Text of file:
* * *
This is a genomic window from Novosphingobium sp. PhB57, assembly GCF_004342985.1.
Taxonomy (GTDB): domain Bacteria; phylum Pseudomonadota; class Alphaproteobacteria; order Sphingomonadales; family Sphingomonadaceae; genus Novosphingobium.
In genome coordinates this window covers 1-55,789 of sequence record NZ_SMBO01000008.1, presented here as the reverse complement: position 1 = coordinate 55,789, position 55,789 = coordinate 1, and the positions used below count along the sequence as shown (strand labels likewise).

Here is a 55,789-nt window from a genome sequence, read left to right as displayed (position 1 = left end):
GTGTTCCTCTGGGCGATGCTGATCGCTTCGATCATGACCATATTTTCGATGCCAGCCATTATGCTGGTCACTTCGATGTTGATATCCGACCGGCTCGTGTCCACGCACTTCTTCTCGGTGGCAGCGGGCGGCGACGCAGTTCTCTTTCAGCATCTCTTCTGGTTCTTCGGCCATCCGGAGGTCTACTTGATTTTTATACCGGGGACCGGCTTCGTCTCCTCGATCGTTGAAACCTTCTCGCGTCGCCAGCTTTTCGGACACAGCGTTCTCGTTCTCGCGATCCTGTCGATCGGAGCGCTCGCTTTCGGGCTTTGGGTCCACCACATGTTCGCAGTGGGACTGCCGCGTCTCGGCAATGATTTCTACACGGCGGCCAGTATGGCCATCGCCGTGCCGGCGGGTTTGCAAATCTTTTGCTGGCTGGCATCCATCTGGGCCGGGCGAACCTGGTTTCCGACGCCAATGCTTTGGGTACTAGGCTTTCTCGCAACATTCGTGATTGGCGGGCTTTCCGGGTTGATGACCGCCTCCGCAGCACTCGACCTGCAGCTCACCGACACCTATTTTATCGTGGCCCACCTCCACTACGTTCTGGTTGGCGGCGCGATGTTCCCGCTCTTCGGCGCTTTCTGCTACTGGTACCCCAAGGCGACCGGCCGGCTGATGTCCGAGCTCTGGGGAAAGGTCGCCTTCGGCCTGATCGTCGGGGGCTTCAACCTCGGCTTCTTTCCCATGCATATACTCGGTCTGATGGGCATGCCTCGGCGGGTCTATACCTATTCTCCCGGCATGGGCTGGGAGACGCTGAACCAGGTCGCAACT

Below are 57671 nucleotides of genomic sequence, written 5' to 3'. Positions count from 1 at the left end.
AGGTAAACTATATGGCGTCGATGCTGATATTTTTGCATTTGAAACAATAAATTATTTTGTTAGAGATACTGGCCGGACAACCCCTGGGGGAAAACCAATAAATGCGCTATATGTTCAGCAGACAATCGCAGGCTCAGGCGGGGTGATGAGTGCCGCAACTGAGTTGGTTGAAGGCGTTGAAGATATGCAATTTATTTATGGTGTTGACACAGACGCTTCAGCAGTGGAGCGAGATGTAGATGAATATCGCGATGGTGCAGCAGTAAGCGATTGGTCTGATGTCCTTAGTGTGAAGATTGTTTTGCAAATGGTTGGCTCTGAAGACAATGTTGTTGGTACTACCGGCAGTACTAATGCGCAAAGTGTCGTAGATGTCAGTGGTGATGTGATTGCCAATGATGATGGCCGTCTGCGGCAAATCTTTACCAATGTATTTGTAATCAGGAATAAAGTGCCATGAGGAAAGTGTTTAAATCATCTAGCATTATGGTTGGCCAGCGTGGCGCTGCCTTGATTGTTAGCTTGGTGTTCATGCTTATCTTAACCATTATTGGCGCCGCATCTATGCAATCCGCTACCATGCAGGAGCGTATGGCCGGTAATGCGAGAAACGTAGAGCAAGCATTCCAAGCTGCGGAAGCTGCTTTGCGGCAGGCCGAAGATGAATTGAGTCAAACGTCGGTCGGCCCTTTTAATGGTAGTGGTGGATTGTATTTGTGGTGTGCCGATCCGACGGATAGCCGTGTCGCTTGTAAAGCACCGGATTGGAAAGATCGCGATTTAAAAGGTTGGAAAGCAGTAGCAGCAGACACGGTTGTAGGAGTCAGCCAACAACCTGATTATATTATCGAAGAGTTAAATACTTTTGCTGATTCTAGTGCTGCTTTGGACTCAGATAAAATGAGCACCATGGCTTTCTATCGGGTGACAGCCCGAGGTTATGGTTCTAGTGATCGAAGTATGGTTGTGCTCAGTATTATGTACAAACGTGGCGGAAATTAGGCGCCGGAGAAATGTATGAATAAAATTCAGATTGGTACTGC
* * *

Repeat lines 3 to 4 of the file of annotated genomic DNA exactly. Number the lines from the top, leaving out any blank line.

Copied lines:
In genome coordinates this window covers 1-55,789 of sequence record NZ_SMBO01000008.1, presented here as the reverse complement: position 1 = coordinate 55,789, position 55,789 = coordinate 1, and the positions used below count along the sequence as shown (strand labels likewise).

Here is a 55,789-nt window from a genome sequence, read left to right as displayed (position 1 = left end):